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GoDaddy’s Bob Parsons on BusinessWeek.com

Bob Parson is taking his fight against abuse of the 5-day domain registration grace period beyond his blog.

Bob Parsons has written a couple blog entries about abuse of the 5-day domain registration grace period. He has named the abuse “domain kiting”, which basically allows people to try domain names for 5 days without paying for them (or longer, by simply re-trying domains in successive 5-day periods.)

Now Parsons is taking his fight beyond his blog. A June 5, 2006 Viewpoint article at BusinessWeek.com rehashes the complaints he’s made on his blog.

Parsons is an interested party in this debate. In GoDaddy’s recent S-1 filing, one of the risks cited by the firm is that domain kiting leads to fewer domains available for registration, which means GoDaddy customers will be able to register fewer domains. (Read more about this in my previous analysis of GoDaddy’s IPO filings).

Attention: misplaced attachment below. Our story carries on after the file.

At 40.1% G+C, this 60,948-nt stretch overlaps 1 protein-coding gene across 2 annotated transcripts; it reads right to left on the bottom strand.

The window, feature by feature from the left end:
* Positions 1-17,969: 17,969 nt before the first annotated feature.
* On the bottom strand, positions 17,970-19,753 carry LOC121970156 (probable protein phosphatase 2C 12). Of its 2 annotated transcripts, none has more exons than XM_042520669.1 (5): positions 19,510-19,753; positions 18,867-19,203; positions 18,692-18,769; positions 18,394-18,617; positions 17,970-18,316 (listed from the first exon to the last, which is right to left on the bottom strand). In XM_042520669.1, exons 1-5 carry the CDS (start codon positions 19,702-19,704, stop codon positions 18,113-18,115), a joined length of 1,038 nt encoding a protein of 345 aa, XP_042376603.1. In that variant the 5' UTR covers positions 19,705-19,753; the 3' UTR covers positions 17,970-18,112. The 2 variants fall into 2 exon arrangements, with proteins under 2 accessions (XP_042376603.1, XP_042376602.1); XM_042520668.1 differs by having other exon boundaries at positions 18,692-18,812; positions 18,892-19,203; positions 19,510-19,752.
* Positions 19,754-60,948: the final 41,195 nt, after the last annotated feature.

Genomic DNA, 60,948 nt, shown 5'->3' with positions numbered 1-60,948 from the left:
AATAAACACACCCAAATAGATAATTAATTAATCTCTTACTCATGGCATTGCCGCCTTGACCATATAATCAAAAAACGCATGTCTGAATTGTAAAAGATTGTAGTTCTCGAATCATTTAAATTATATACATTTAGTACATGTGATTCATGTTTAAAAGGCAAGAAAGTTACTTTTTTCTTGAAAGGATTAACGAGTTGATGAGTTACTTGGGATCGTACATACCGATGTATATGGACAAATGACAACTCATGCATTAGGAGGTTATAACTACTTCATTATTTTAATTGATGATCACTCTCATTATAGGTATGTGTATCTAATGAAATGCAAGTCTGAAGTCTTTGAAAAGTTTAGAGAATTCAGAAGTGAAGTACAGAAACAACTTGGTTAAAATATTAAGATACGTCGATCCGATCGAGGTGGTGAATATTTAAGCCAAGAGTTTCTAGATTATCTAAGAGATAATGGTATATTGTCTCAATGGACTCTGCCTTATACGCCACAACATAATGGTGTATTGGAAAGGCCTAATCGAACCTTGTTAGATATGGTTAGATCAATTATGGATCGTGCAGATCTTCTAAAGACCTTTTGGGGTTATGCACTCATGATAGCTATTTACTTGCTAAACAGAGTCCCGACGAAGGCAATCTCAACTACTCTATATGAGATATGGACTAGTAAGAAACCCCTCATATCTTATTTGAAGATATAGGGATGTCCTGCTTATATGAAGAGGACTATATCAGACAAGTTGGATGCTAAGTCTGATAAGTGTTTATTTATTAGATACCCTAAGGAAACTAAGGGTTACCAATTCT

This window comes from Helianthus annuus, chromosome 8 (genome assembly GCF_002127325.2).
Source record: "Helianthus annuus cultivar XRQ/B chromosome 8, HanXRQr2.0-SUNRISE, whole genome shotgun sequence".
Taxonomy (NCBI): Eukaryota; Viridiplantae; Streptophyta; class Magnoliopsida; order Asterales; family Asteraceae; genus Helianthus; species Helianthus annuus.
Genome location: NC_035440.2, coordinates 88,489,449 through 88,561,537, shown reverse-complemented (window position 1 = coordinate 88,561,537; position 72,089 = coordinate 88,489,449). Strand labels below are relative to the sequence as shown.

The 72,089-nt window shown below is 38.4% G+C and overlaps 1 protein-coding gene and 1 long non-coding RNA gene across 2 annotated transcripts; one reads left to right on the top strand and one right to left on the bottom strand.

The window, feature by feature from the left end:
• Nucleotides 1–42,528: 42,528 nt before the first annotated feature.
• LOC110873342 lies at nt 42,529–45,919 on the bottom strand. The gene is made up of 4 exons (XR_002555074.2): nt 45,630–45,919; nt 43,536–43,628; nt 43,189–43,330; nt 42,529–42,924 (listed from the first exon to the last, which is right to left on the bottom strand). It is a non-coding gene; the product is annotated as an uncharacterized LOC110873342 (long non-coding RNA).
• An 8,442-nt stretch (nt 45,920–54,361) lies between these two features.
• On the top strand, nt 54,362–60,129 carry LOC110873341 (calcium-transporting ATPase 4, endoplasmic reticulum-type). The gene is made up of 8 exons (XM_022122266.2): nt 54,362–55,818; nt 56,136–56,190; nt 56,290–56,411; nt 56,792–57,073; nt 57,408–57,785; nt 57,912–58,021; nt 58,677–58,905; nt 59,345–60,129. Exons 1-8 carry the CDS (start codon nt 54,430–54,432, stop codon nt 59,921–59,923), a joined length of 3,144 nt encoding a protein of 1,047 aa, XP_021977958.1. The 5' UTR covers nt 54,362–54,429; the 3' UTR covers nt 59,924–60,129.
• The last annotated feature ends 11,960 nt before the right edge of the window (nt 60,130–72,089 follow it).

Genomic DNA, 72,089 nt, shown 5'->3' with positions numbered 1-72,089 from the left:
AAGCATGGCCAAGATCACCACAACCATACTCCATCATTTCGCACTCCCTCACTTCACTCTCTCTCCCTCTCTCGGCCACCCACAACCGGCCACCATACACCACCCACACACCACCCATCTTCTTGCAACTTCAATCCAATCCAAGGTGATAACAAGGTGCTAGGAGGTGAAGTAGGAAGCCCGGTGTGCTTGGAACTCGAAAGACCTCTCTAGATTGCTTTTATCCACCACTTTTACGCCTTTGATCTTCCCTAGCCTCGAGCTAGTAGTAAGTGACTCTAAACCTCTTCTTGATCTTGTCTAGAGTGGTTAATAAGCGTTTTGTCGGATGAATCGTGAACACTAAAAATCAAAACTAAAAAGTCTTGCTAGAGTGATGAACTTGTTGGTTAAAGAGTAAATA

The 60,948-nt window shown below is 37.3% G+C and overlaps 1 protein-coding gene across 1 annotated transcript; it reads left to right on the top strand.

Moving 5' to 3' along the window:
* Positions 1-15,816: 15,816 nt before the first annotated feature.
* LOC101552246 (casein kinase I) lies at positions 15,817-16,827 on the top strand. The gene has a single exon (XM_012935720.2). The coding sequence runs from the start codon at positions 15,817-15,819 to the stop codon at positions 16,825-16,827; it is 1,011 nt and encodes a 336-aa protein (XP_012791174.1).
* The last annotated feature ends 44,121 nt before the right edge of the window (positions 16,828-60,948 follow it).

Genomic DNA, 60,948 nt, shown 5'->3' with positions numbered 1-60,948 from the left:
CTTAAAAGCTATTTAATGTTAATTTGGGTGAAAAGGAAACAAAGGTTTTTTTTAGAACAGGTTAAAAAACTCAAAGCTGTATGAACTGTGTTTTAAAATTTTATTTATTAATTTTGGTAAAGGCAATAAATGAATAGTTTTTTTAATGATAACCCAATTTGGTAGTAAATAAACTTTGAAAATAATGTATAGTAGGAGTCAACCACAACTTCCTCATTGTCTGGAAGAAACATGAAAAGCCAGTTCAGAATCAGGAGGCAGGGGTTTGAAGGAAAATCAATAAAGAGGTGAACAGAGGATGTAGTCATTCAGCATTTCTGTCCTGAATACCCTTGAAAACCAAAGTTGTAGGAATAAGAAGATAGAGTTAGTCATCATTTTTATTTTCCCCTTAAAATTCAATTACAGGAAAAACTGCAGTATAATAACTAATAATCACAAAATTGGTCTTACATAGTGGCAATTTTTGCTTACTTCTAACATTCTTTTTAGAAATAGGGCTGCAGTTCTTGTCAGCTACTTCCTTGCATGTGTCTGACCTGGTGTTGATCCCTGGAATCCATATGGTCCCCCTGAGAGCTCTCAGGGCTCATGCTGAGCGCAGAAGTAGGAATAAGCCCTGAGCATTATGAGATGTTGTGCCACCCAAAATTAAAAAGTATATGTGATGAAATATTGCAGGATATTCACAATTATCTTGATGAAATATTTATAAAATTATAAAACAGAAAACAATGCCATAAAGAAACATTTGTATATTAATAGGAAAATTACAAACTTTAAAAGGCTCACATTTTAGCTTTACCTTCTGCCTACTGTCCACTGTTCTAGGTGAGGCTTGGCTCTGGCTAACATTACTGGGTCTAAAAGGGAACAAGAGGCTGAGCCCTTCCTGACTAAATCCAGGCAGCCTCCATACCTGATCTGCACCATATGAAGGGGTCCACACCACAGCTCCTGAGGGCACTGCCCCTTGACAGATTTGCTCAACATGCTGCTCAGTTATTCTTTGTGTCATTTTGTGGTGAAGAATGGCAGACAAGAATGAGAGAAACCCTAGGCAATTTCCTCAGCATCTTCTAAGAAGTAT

But is it wise for Parsons to raise a stink about this issue? GoDaddy doesn’t participate in Domain Kiting, but his firm may be guilty of other questionable practices, including cybersquatting on popular brand names. The firm also has a draconian 60 day lockup period on transferring out names with registrant changes.

Just last week Dotster was sued for its alleged part in a domain kiting scheme. The lawsuit had little to do with domain kiting and more to do with registering typos of trademarked names. However, some registrars really are taking advantage of domain kiting. These registrars are smart and may use Parson’s attacks as an opportunity to dig into some of GoDaddy’s questionable practices.

GoDaddy wants domain kiting to stop for the good of its business. But attacking this issue right before its IPO might draw some unwanted attention to the company and its practices.

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  1. ParkQuick says

    I certainly agree with Bob on this one. The registrars have an unfair advantage and the rest of us are paying for this. Domains don’t actually drop anymore. They *all* get picked up and “tasted” by someone for traffic.

  2. Editor says

    Funny thing was as soon as Bob made his post using the term “domain kiting” I went to see if domainkiting.com was registered…and it has already been snagged 🙂

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